Have you ever had a dream about your teeth falling out? Breaking? Missing altogether? If so, you aren’t alone. For many of us, these dreams are just as common as the classic “no pants in public” nightmare.

But why do some of us dream about teeth so often? People have been debating whether there’s any significance to these dreams for a long time. Dreams have different meanings for different cultures at different times. And we’d like to channel Dana Scully by reminding you that your dreams could also just be a random collection of memories or fantasies – they might not mean anything at all.

Here are some of the most common types of dreams about teeth, plus a little speculation about what might be fuelling them.

Dreams where teeth fall out

Losing teeth in a dream can be distressing, but it’s common. Some have theorised that it might not be your teeth that have you worried; they think this dream could indicate that you feel unsupported in some way. In other interpretations, losing teeth represents a problem with communication or understanding.

Dreams about broken teeth

If your teeth are chipped or otherwise damaged in a dream, some people think this could be a general worry about your health and mortality.

Your oral health is closely linked to your overall wellbeing, so this mental association makes sense to us!

Dreams where teeth crumble

If your teeth are rotting or crumbling in your dream, some people think this is related to worries about ageing or sickness.

Dreams where teeth are pulled

People have theorised that teeth pulling might represent concern about someone wanting to take something from you. But there could be simpler reasons – if you feel any fear or anxiety about visiting the dentist or needing treatment, this might manifest as an unpleasant dream.

Enough speculation – here’s what we do know!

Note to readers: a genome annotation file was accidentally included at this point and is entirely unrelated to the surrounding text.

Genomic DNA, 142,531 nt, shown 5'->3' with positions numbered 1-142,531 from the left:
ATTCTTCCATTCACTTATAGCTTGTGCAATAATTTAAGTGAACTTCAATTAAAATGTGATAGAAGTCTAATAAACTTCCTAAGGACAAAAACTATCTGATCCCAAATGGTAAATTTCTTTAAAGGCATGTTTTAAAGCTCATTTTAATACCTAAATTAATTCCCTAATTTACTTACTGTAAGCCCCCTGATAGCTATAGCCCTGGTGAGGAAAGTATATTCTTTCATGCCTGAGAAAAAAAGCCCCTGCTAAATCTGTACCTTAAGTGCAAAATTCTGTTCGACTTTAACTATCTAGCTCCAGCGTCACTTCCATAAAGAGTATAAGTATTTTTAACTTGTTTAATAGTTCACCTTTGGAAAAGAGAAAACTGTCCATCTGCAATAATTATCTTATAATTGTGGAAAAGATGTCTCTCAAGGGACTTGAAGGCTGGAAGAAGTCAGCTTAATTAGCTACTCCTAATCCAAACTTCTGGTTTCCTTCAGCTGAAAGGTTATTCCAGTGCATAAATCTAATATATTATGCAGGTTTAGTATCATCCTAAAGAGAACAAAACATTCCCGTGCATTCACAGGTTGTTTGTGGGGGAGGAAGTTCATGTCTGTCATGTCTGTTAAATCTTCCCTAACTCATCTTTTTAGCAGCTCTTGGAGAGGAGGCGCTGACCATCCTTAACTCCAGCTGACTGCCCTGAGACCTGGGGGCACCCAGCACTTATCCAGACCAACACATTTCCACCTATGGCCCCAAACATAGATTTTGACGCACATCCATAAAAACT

While you might not be able to control what happens to your teeth in your dreams, there are concrete steps you can take to keep your real teeth healthy.

Protecting your teeth 

In real life, you're much likelier to damage or lose your teeth because of an injury or advanced gum diseaseMouthguards are one way to lower your risk of a traumatic dental injury. And there are steps you can take to try and avoid a dental emergency.

Fixing dental damage

Even if you do sustain damage to your teeth, there are a lot of restorative dental treatments that can help you repair or even replace damaged teeth

Regular check-ups and proper hygiene

Keeping up with your regular dental visits can give your dentist a chance to check for any problems and lower your risk of future issues. It’s usually best to visit every six months, but this frequency depends on your circumstances. Talk to your dentist to confirm how often you should visit.

Regular visits also mean a hygienist will clean your teeth, remove any plaque and check for signs of issues like oral cancer. They’ll also be able to give you tips on your oral hygiene.

Good at-home oral hygiene is just as important as visiting the dentist. Try to floss at least once a day and brush (gently, in a circular motion) twice a day, especially before bed. Look to moderate your intake of sugary or acidic foods and beverages, and drink plenty of water.

Proper hygiene and a healthy diet can reduce your risk of issues like tooth decay and gum disease – who knows, it might even help you sleep a little easier!

If you'd like to talk to a dental professional, find a Bupa Dental clinic near you.

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